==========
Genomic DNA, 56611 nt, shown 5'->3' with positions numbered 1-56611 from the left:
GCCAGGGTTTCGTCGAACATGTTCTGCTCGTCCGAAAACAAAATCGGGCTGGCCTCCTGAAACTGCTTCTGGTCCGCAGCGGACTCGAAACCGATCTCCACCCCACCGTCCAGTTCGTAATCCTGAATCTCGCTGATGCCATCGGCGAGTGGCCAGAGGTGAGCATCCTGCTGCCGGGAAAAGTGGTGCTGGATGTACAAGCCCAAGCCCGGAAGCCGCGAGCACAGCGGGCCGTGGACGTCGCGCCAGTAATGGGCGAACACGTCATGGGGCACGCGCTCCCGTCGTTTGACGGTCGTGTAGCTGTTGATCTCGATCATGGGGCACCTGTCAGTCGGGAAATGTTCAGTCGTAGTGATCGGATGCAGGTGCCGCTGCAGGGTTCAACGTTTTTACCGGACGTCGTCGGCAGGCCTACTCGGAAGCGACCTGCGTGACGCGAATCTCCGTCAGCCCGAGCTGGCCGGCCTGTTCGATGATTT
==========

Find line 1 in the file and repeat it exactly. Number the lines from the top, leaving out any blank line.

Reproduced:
Genomic DNA, 56611 nt, shown 5'->3' with positions numbered 1-56611 from the left: